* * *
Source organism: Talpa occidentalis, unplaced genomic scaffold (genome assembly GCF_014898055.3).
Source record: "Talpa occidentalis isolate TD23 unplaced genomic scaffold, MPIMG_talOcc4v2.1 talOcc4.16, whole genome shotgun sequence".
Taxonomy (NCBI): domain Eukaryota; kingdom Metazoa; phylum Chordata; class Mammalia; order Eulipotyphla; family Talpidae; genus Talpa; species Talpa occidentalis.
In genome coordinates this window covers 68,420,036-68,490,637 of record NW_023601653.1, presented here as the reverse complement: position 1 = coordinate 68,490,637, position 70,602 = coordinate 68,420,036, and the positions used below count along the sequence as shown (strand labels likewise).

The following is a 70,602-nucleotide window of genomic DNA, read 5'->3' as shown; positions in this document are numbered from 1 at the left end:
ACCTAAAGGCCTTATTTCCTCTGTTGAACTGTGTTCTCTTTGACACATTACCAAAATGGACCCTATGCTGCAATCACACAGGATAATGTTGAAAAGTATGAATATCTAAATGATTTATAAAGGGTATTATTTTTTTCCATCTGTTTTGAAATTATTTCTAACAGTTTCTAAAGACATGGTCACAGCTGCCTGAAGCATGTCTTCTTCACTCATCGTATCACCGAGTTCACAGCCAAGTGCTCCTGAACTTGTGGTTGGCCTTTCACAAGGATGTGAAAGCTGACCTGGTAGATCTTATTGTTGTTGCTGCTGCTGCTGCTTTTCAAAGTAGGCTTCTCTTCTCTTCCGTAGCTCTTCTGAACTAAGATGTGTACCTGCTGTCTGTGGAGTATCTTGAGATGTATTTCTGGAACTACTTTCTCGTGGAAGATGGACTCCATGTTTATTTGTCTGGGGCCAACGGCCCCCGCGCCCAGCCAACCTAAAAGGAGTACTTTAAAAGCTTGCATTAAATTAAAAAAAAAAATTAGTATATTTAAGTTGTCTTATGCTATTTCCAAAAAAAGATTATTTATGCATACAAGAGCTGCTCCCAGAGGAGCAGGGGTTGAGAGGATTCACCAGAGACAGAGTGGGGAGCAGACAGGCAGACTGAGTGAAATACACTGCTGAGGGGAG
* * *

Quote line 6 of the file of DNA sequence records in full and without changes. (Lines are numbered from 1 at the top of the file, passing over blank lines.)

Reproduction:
ACCTAAAGGCCTTATTTCCTCTGTTGAACTGTGTTCTCTTTGACACATTACCAAAATGGACCCTATGCTGCAATCACACAGGATAATGTTGAAAAGTATGAATATCTAAATGATTTATAAAGGGTATTATTTTTTTCCATCTGTTTTGAAATTATTTCTAACAGTTTCTAAAGACATGGTCACAGCTGCCTGAAGCATGTCTTCTTCACTCATCGTATCACCGAGTTCACAGCCAAGTGCTCCTGAACTTGTGGTTGGCCTTTCACAAGGATGTGAAAGCTGACCTGGTAGATCTTATTGTTGTTGCTGCTGCTGCTGCTTTTCAAAGTAGGCTTCTCTTCTCTTCCGTAGCTCTTCTGAACTAAGATGTGTACCTGCTGTCTGTGGAGTATCTTGAGATGTATTTCTGGAACTACTTTCTCGTGGAAGATGGACTCCATGTTTATTTGTCTGGGGCCAACGGCCCCCGCGCCCAGCCAACCTAAAAGGAGTACTTTAAAAGCTTGCATTAAATTAAAAAAAAAAATTAGTATATTTAAGTTGTCTTATGCTATTTCCAAAAAAAGATTATTTATGCATACAAGAGCTGCTCCCAGAGGAGCAGGGGTTGAGAGGATTCACCAGAGACAGAGTGGGGAGCAGACAGGCAGACTGAGTGAAATACACTGCTGAGGGGAG